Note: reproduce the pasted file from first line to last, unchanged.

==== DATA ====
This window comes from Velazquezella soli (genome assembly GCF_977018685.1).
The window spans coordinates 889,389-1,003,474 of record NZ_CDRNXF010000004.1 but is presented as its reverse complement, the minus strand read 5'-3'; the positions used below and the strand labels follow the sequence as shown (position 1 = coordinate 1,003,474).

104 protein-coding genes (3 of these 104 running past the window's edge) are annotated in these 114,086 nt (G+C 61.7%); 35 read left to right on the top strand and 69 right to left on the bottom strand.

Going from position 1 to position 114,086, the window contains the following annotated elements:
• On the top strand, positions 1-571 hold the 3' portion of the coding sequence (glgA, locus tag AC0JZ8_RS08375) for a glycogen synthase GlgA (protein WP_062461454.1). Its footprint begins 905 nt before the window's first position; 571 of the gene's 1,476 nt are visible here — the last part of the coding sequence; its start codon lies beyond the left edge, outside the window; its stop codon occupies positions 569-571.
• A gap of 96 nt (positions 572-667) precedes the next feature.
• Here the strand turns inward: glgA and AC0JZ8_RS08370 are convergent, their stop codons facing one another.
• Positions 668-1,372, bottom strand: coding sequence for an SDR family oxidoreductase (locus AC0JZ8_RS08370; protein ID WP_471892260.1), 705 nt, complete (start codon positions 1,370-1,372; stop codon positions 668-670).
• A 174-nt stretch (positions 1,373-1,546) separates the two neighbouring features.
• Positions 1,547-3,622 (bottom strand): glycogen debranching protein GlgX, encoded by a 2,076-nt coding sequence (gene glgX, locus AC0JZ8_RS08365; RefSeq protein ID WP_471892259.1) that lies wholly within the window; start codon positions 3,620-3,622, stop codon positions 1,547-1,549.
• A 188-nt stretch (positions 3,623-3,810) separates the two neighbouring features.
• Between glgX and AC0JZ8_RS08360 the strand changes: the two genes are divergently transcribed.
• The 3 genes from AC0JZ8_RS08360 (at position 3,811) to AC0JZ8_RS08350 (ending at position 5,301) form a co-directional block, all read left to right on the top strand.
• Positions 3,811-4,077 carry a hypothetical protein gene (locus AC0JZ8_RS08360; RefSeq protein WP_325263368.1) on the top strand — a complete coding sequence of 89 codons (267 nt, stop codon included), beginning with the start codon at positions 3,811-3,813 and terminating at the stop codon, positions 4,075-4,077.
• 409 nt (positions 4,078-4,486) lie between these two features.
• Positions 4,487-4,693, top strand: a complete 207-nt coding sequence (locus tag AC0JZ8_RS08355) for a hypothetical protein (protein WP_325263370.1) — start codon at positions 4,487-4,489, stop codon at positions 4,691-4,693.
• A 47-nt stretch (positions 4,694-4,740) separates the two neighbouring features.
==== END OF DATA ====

This window comes from Velazquezella soli (genome assembly GCF_977018685.1).
The window spans coordinates 889,389-1,003,474 of record NZ_CDRNXF010000004.1 but is presented as its reverse complement, the minus strand read 5'-3'; the positions used below and the strand labels follow the sequence as shown (position 1 = coordinate 1,003,474).

104 protein-coding genes (3 of these 104 running past the window's edge) are annotated in these 114,086 nt (G+C 61.7%); 35 read left to right on the top strand and 69 right to left on the bottom strand.

Going from position 1 to position 114,086, the window contains the following annotated elements:
• On the top strand, positions 1-571 hold the 3' portion of the coding sequence (glgA, locus tag AC0JZ8_RS08375) for a glycogen synthase GlgA (protein WP_062461454.1). Its footprint begins 905 nt before the window's first position; 571 of the gene's 1,476 nt are visible here — the last part of the coding sequence; its start codon lies beyond the left edge, outside the window; its stop codon occupies positions 569-571.
• A gap of 96 nt (positions 572-667) precedes the next feature.
• Here the strand turns inward: glgA and AC0JZ8_RS08370 are convergent, their stop codons facing one another.
• Positions 668-1,372, bottom strand: coding sequence for an SDR family oxidoreductase (locus AC0JZ8_RS08370; protein ID WP_471892260.1), 705 nt, complete (start codon positions 1,370-1,372; stop codon positions 668-670).
• A 174-nt stretch (positions 1,373-1,546) separates the two neighbouring features.
• Positions 1,547-3,622 (bottom strand): glycogen debranching protein GlgX, encoded by a 2,076-nt coding sequence (gene glgX, locus AC0JZ8_RS08365; RefSeq protein ID WP_471892259.1) that lies wholly within the window; start codon positions 3,620-3,622, stop codon positions 1,547-1,549.
• A 188-nt stretch (positions 3,623-3,810) separates the two neighbouring features.
• Between glgX and AC0JZ8_RS08360 the strand changes: the two genes are divergently transcribed.
• The 3 genes from AC0JZ8_RS08360 (at position 3,811) to AC0JZ8_RS08350 (ending at position 5,301) form a co-directional block, all read left to right on the top strand.
• Positions 3,811-4,077 carry a hypothetical protein gene (locus AC0JZ8_RS08360; RefSeq protein WP_325263368.1) on the top strand — a complete coding sequence of 89 codons (267 nt, stop codon included), beginning with the start codon at positions 3,811-3,813 and terminating at the stop codon, positions 4,075-4,077.
• 409 nt (positions 4,078-4,486) lie between these two features.
• Positions 4,487-4,693, top strand: a complete 207-nt coding sequence (locus tag AC0JZ8_RS08355) for a hypothetical protein (protein WP_325263370.1) — start codon at positions 4,487-4,489, stop codon at positions 4,691-4,693.
• A 47-nt stretch (positions 4,694-4,740) separates the two neighbouring features.